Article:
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Route Servers

Overview

Normally on a peering exchange, all connected parties will establish bilateral peering relationships with each other member port connected to the exchange. As the number of connected parties increases, it becomes increasingly more difficult to manage peering relationships with members of the exchange. A typical peering exchange full-mesh eBGP configuration might look something similar to the diagram on the left hand side.

 

IXP full mesh peering relationships route-server-peering-rsonly
IXP full mesh peering relationships IXP route server peering relationships

 

The full-mesh BGP session relationship scenario requires that each BGP speaker configure and manage BGP sessions to every other BGP speaker on the exchange. In this example, a full-mesh setup requires 7 BGP sessions per member router, and this increases every time a new member connects to the exchange.

However, by using a route server for all peering relationships, the number of BGP sessions per router stays at two: one for each route server. Clearly this is a more sustainable way of maintaining IXP peering relationships with a large number of participants.

Should I use this service?

The INEX route server cluster is aimed at:

As a rule of thumb: If you do not have any good reason not to use the route server cluster, you should probably use it.

The service is designed to be reliable. It operates on two physical servers, each located in a different data centre. The service is available on all INEX networks (public peering lans #1 and #2) on both IPv4 and IPv6. Each server runs a separate routing daemon per VLAN and per L3 protocol. Should a single BGP server die for some unlikely reason, no other BGP server is likely to be affected. If one of the physical servers becomes unavailable, the second server will continue to provide BGP connectivity.

INEX has also implemented inbound prefix filtering on its route-server cluster. This uses internet routing registry data from the various IRR databases to allow connected members announce only the address prefixes which they have registered publicly.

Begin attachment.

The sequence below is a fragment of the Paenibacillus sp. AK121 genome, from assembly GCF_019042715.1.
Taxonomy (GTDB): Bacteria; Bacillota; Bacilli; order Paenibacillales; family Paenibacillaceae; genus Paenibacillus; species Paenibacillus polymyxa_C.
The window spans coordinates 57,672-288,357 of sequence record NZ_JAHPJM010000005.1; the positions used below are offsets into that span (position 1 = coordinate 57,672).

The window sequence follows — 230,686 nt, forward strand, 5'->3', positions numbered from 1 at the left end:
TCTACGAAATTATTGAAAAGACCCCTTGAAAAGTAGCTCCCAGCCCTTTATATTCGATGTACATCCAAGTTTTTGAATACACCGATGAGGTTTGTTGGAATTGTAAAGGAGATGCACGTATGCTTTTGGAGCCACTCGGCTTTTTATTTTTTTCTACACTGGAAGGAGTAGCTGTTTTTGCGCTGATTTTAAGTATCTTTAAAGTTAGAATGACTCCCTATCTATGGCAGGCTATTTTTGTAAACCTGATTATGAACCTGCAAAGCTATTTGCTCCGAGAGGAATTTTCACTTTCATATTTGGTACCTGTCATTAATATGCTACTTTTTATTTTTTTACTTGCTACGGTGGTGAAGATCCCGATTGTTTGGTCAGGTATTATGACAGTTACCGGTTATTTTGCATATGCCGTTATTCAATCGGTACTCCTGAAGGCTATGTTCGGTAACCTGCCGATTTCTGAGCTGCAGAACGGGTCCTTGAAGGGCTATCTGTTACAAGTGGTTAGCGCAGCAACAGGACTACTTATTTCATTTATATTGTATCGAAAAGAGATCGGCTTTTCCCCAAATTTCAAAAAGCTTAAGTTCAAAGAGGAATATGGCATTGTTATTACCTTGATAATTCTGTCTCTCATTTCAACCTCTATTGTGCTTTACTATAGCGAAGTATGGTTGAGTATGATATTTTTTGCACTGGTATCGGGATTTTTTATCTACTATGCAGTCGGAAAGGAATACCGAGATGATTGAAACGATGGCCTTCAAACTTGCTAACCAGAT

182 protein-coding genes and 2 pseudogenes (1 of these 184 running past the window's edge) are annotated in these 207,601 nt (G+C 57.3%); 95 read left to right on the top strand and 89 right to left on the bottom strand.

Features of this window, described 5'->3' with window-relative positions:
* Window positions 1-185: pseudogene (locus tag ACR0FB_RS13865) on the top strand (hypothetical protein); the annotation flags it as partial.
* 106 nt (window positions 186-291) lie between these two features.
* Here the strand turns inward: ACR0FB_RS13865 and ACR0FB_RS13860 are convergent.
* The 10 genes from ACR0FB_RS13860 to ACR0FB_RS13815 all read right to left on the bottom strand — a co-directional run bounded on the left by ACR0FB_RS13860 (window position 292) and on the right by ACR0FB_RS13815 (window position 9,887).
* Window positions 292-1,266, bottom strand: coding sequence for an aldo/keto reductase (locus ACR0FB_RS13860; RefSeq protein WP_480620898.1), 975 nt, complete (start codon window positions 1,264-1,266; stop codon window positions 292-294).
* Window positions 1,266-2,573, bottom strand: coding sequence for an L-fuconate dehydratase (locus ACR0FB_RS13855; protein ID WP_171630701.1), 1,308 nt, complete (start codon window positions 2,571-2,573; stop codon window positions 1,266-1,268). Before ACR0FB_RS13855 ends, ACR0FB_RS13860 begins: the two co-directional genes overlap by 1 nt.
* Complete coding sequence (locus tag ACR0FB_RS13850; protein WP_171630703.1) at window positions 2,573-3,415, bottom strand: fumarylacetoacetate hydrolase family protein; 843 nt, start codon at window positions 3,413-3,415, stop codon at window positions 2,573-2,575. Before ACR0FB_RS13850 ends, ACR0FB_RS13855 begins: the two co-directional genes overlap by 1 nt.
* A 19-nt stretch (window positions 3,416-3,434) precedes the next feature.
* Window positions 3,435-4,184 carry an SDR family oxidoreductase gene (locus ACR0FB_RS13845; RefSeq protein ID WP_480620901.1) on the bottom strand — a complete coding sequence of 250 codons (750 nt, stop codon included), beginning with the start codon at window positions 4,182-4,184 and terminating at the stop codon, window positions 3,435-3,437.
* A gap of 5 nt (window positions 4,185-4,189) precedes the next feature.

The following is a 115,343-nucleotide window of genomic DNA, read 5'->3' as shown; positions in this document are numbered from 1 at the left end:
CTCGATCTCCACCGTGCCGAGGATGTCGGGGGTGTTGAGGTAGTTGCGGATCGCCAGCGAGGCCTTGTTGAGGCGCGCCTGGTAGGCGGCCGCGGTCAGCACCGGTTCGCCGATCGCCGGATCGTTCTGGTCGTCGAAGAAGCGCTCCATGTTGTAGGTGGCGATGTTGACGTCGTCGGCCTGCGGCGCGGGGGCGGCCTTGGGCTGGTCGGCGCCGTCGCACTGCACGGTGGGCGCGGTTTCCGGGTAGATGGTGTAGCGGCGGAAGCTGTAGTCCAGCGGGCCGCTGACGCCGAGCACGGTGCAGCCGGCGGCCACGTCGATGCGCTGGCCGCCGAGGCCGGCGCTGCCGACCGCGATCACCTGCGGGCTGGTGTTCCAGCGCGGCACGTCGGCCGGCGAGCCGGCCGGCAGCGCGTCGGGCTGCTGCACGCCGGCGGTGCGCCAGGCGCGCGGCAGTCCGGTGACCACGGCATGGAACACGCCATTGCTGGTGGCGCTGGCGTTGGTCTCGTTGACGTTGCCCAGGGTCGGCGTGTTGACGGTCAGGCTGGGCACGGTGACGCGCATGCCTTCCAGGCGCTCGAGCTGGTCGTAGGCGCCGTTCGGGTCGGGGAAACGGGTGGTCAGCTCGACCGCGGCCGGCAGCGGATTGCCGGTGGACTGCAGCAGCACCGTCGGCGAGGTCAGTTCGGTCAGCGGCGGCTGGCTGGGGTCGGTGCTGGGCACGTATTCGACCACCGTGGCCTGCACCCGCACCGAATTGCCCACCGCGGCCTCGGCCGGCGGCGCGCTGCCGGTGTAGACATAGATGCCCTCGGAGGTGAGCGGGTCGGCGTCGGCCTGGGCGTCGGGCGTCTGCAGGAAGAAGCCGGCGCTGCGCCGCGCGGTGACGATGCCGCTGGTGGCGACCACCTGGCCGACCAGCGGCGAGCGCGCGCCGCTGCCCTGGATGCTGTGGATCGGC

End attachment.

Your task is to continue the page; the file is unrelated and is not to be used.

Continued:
INEX uses BIRD (Bird Internet Routing Demon) running on Ubuntu LTS 16.04 for its route server cluster. BIRD is widely used at internet exchanges for route server clusters, and has been found to be reliable in production.

How do I use the service?

If enabled, the route servers are set up to accept BGP connections from your router. Once this has been done, you will need to configure a BGP peering session to the correct internet address. The IP addresses of the route servers are listed as follows:

Peering LANRoute Server #1Route Server #2 
IPv4 AddressIPv6 AddressIPv4 AddressIPv6 Address
Public Peering LAN #1185.6.36.82001:7f8:18::8185.6.36.92001:7f8:18::9
Public Peering LAN #2194.88.240.82001:7f8:18:12::8194.88.240.92001:7f8:18:12::9
INEX Cork185.1.69.82001:7f8:18:210::8185.1.69.92001:7f8:18:210::9

For Cisco routers, you will need something like the following bgp configuration:

router bgp 64496
  no bgp enforce-first-as
  !
  ! Route server #1
  !
  neighbor 185.6.36.8 remote-as 43760
  neighbor 185.6.36.8 description INEX Route Server
  !
  address-family ipv4
    neighbor 185.6.36.8 password 
    neighbor 185.6.36.8 activate
    neighbor 185.6.36.8 prefix-list pl-announce-to-inex out
  !
  ! Route server #2
  !
  neighbor 185.6.36.9 remote-as 43760
  neighbor 185.6.36.9 description INEX Route Server
  !
  address-family ipv4
    neighbor 185.6.36.9 password s00persekr1t
    neighbor 185.6.36.9 activate
    neighbor 185.6.36.9 prefix-list pl-announce-to-inex out

You should also use route-maps to control outgoing prefix announcements to allow only the prefixes which you intend to announce.

Note that the route server system depends on information in the various IRR databases (typically the RIPE IRR database for INEX members). If you have not published correct route: and route6: objects in this database, your prefix announcements will be ignored by the route server and your peers will not route their traffic to you via the exchange. This is checked by INEX Operations during provisioning and guidance and assistance provided as required.

Community based prefix filtering

The INEX route server system also provides well known communities to allow members to
control the distribution of their prefixes. These communities are defined as follows:

DescriptionCommunity
Prevent announcement of a prefix to a peer
0:peer-as
Announce a route to a certain peer
43760:peer-as
Prevent announcement of a prefix to all peers
0:43760
Announce a route to all peers
43760:43760

So, for example, to instruct the route server to distribute a particular prefix only to AS64111 and AS64222, the prefix should be tagged with communities: 0:43760, 43760:64111 and 43760:64222.
Alternatively, to announce a prefix to all INEX members, excluding AS64333, the prefix should be tagged with community 0:64333.

Since November 2016, INEX’s route server #2 supports BGP large communities for IPv4 on both peering LANs. These communities are defined as follows:

DescriptionCommunity
Prevent announcement of a prefix to a peer
43760:0:peer-as
Announce a route to a certain peer
43760:1:peer-as
Prevent announcement of a prefix to all peers
43760:0:0
Announce a route to all peers
43760:1:0

Support for BGP large communities will be rolled out to all remaining server instances during 2017.